Extent of Ellsworth groundwater pollution unknown

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BOX ELDER, S.D. (KOTA TV) -- Chemicals used to fight fires on Ellsworth Air Force Base since the 1970s have polluted the water in at least nine nearby wells -- and the Air Force doesn't yet know how widespread the danger is.

In 2016 the Environmental Protection Agency established safe levels for two compounds -- PFOS and PFOA -- found in widely used fire fighting foam.

The Air Force quickly phased out the chemicals. But now the compounds -- that the EPA says can cause cancer and other maladies -- are showing up in nearby wells. Nine private drinking water wells near the base tested above the EPA safe levels. Most are single family wells but the bulk of the people affected by the ground water contamination live in a single mobile home park called Plainsview Mobile Manor.

Last week the Air Force started deliveries of bottled water to a total of about 90 residences. Plainsview say they welcome the Air Force's efforts but weren't surprised when they learned of the new threat to their water.

"Since I've lived here we've had bad water," said William Branum. "We can't drink it since the day I moved in in 1996."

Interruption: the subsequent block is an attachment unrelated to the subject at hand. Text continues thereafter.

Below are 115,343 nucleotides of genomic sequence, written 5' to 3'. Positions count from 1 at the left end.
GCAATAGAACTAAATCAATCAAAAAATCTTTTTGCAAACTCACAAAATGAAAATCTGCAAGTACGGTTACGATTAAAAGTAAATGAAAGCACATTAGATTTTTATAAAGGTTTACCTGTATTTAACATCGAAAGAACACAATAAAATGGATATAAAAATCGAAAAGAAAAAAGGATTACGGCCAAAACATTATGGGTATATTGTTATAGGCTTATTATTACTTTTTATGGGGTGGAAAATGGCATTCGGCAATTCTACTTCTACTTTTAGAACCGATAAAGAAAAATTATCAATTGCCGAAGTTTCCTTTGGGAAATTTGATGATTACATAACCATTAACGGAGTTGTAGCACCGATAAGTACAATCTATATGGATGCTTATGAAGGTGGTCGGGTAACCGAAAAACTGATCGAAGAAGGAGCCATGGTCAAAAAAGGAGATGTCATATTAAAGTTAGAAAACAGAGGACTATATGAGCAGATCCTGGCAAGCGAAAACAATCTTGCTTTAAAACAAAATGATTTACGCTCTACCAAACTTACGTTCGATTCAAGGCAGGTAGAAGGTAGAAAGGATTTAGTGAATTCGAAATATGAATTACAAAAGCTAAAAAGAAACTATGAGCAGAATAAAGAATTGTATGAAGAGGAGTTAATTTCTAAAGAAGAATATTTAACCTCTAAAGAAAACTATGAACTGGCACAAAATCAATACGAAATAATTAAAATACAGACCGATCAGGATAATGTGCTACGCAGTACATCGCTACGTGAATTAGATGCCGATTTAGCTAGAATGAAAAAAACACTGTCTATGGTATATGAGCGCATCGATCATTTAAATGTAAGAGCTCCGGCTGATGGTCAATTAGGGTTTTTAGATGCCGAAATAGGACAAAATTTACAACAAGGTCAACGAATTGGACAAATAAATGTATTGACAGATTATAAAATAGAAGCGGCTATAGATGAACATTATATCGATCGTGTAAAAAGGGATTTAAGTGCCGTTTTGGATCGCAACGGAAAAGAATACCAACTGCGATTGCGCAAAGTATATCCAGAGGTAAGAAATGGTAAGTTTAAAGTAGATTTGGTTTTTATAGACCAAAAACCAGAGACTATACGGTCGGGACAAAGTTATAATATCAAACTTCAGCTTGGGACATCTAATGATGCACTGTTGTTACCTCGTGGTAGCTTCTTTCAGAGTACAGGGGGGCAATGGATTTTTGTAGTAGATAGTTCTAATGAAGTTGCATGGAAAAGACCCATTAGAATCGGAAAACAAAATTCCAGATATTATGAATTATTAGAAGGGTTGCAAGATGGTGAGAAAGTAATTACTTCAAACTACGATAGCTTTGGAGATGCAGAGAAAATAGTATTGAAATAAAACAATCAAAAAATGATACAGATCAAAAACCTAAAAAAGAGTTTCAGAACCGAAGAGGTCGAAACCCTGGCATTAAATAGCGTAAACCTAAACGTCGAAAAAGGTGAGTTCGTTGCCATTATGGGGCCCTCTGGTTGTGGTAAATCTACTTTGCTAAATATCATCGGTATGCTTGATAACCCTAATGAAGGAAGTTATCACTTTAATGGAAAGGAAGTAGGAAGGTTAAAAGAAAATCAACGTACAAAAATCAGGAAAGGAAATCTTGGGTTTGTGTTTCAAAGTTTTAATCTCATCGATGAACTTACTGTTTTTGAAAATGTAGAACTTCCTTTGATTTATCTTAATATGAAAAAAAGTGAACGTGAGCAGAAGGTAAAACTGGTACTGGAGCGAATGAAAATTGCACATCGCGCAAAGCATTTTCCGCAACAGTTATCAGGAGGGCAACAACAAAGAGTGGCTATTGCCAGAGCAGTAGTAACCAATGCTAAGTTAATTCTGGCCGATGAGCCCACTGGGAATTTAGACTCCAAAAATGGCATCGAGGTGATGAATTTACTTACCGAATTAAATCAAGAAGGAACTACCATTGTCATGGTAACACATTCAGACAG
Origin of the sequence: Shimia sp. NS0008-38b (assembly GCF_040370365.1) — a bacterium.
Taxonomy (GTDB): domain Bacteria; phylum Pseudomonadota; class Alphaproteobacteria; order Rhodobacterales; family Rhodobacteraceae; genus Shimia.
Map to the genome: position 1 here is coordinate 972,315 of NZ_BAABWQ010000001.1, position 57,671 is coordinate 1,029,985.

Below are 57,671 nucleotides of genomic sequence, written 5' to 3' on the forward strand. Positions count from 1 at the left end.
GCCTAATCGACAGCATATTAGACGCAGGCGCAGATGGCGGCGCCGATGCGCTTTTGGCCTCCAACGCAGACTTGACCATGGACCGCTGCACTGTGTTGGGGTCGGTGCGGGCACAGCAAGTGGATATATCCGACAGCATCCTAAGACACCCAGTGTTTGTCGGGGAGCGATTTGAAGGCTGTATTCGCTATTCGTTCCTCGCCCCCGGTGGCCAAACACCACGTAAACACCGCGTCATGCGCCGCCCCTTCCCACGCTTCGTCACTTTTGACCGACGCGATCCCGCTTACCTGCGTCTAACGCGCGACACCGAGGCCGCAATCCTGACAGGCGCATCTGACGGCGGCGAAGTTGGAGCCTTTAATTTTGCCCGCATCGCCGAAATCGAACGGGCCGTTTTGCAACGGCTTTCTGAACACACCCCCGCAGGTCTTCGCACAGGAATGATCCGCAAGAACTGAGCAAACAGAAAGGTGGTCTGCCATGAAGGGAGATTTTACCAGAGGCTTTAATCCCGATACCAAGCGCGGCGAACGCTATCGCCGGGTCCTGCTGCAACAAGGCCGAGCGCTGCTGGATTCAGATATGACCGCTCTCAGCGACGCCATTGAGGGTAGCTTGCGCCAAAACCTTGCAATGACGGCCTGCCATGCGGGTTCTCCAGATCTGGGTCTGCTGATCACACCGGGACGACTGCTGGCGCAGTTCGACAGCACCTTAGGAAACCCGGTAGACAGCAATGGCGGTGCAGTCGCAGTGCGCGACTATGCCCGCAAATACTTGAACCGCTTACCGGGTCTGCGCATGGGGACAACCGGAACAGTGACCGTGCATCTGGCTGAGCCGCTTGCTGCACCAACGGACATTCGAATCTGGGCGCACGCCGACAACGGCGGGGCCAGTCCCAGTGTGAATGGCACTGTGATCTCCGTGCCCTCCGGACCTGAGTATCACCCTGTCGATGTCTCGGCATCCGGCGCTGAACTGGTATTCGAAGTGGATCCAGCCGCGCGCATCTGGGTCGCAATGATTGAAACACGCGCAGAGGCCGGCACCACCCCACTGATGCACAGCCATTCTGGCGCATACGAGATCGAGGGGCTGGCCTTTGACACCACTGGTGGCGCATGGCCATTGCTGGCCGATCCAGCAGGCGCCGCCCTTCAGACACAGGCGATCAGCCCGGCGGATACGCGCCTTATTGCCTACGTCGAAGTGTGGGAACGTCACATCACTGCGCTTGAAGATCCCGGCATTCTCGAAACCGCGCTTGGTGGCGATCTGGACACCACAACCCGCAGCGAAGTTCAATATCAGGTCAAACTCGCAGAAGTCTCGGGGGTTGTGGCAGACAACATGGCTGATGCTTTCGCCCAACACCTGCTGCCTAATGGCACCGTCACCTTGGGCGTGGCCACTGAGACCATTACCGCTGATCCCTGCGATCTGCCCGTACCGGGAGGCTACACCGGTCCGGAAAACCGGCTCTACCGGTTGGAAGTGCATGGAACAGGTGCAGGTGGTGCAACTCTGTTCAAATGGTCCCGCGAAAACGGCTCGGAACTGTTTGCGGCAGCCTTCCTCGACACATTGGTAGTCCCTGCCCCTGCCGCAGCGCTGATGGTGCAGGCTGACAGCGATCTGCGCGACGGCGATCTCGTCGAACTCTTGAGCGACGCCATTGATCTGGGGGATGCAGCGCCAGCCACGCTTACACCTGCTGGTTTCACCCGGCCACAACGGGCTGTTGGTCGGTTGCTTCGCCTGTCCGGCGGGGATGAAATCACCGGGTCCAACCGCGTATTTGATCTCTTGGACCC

The water deliveries are a stopgap measure until a permanent solution can be engineered.

"The Air Force is committed to mitigating drinking water impacts to the public in Box Elder and surrounding communities around Ellsworth Air Force base," said EAFB Restoration Program Manager Melody Jensen.

Possible long term solutions include hooking the residents up to a municipal water system or installing filters at each home or well. But before that, the Air Force needs to determine the extent of the pollution.

"Based on the results of our first drinking water well survey we will be expanding our survey area," said Jensen. "Our next locations we will be looking at are south of Box Elder Creek and west of West Gate Road out in the Ashland Heights area."

The next wave of water test will likely be conducted in November.